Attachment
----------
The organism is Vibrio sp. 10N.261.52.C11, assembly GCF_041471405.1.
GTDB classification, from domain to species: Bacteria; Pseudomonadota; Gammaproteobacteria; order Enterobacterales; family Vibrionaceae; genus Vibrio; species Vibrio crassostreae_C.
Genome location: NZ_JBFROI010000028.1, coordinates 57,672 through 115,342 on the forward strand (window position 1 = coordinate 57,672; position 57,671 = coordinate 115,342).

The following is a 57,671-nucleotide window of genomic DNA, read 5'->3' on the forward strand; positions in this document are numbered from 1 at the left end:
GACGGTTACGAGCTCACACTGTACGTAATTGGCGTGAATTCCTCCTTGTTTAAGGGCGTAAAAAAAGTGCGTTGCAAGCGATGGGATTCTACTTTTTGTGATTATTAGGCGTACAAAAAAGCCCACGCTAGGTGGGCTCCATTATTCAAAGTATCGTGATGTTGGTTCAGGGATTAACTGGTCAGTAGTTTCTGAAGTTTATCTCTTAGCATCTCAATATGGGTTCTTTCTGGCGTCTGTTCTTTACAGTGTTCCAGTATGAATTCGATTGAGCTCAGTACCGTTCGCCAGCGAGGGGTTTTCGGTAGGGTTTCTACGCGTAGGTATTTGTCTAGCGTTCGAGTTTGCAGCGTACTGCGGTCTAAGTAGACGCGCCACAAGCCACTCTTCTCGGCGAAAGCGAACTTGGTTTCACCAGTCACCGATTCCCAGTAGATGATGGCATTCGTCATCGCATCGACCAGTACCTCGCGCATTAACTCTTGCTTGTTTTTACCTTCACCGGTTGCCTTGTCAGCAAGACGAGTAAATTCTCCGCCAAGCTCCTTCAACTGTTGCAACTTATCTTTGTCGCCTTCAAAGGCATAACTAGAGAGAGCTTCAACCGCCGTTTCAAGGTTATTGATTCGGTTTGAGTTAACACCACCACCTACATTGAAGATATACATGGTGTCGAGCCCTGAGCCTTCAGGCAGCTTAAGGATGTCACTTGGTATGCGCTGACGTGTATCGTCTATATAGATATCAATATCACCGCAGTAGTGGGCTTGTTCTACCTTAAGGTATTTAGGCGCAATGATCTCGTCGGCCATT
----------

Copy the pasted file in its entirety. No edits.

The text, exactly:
The organism is Vibrio sp. 10N.261.52.C11, assembly GCF_041471405.1.
GTDB classification, from domain to species: Bacteria; Pseudomonadota; Gammaproteobacteria; order Enterobacterales; family Vibrionaceae; genus Vibrio; species Vibrio crassostreae_C.
Genome location: NZ_JBFROI010000028.1, coordinates 57,672 through 115,342 on the forward strand (window position 1 = coordinate 57,672; position 57,671 = coordinate 115,342).

The following is a 57,671-nucleotide window of genomic DNA, read 5'->3' on the forward strand; positions in this document are numbered from 1 at the left end:
GACGGTTACGAGCTCACACTGTACGTAATTGGCGTGAATTCCTCCTTGTTTAAGGGCGTAAAAAAAGTGCGTTGCAAGCGATGGGATTCTACTTTTTGTGATTATTAGGCGTACAAAAAAGCCCACGCTAGGTGGGCTCCATTATTCAAAGTATCGTGATGTTGGTTCAGGGATTAACTGGTCAGTAGTTTCTGAAGTTTATCTCTTAGCATCTCAATATGGGTTCTTTCTGGCGTCTGTTCTTTACAGTGTTCCAGTATGAATTCGATTGAGCTCAGTACCGTTCGCCAGCGAGGGGTTTTCGGTAGGGTTTCTACGCGTAGGTATTTGTCTAGCGTTCGAGTTTGCAGCGTACTGCGGTCTAAGTAGACGCGCCACAAGCCACTCTTCTCGGCGAAAGCGAACTTGGTTTCACCAGTCACCGATTCCCAGTAGATGATGGCATTCGTCATCGCATCGACCAGTACCTCGCGCATTAACTCTTGCTTGTTTTTACCTTCACCGGTTGCCTTGTCAGCAAGACGAGTAAATTCTCCGCCAAGCTCCTTCAACTGTTGCAACTTATCTTTGTCGCCTTCAAAGGCATAACTAGAGAGAGCTTCAACCGCCGTTTCAAGGTTATTGATTCGGTTTGAGTTAACACCACCACCTACATTGAAGATATACATGGTGTCGAGCCCTGAGCCTTCAGGCAGCTTAAGGATGTCACTTGGTATGCGCTGACGTGTATCGTCTATATAGATATCAATATCACCGCAGTAGTGGGCTTGTTCTACCTTAAGGTATTTAGGCGCAATGATCTCGTCGGCCATT